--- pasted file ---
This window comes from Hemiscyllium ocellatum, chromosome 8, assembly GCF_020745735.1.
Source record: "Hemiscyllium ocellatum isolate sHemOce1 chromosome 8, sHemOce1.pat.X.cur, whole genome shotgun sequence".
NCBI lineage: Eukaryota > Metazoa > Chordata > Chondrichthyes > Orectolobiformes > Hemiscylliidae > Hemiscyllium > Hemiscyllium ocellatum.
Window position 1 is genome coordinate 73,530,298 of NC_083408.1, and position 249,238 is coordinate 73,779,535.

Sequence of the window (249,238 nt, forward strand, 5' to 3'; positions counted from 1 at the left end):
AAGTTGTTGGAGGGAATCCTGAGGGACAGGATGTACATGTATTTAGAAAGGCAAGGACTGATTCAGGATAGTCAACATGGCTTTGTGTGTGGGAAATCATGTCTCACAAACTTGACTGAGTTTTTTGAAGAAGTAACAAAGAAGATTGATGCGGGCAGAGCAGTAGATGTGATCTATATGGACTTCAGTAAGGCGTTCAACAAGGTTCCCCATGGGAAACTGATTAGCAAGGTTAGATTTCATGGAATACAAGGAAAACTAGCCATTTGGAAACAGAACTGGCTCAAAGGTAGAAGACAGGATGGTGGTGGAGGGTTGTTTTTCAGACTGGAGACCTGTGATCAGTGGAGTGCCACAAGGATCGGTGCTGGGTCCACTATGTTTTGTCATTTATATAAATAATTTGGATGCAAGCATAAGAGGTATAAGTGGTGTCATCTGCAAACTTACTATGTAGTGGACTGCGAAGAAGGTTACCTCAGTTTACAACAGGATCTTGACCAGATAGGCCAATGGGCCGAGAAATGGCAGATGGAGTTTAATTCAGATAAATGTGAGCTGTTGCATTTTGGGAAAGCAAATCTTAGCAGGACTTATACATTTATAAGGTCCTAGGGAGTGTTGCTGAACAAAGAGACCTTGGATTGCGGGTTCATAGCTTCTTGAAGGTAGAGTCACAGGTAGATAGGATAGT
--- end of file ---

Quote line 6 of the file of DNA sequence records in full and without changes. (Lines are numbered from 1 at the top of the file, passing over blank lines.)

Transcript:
AAGTTGTTGGAGGGAATCCTGAGGGACAGGATGTACATGTATTTAGAAAGGCAAGGACTGATTCAGGATAGTCAACATGGCTTTGTGTGTGGGAAATCATGTCTCACAAACTTGACTGAGTTTTTTGAAGAAGTAACAAAGAAGATTGATGCGGGCAGAGCAGTAGATGTGATCTATATGGACTTCAGTAAGGCGTTCAACAAGGTTCCCCATGGGAAACTGATTAGCAAGGTTAGATTTCATGGAATACAAGGAAAACTAGCCATTTGGAAACAGAACTGGCTCAAAGGTAGAAGACAGGATGGTGGTGGAGGGTTGTTTTTCAGACTGGAGACCTGTGATCAGTGGAGTGCCACAAGGATCGGTGCTGGGTCCACTATGTTTTGTCATTTATATAAATAATTTGGATGCAAGCATAAGAGGTATAAGTGGTGTCATCTGCAAACTTACTATGTAGTGGACTGCGAAGAAGGTTACCTCAGTTTACAACAGGATCTTGACCAGATAGGCCAATGGGCCGAGAAATGGCAGATGGAGTTTAATTCAGATAAATGTGAGCTGTTGCATTTTGGGAAAGCAAATCTTAGCAGGACTTATACATTTATAAGGTCCTAGGGAGTGTTGCTGAACAAAGAGACCTTGGATTGCGGGTTCATAGCTTCTTGAAGGTAGAGTCACAGGTAGATAGGATAGT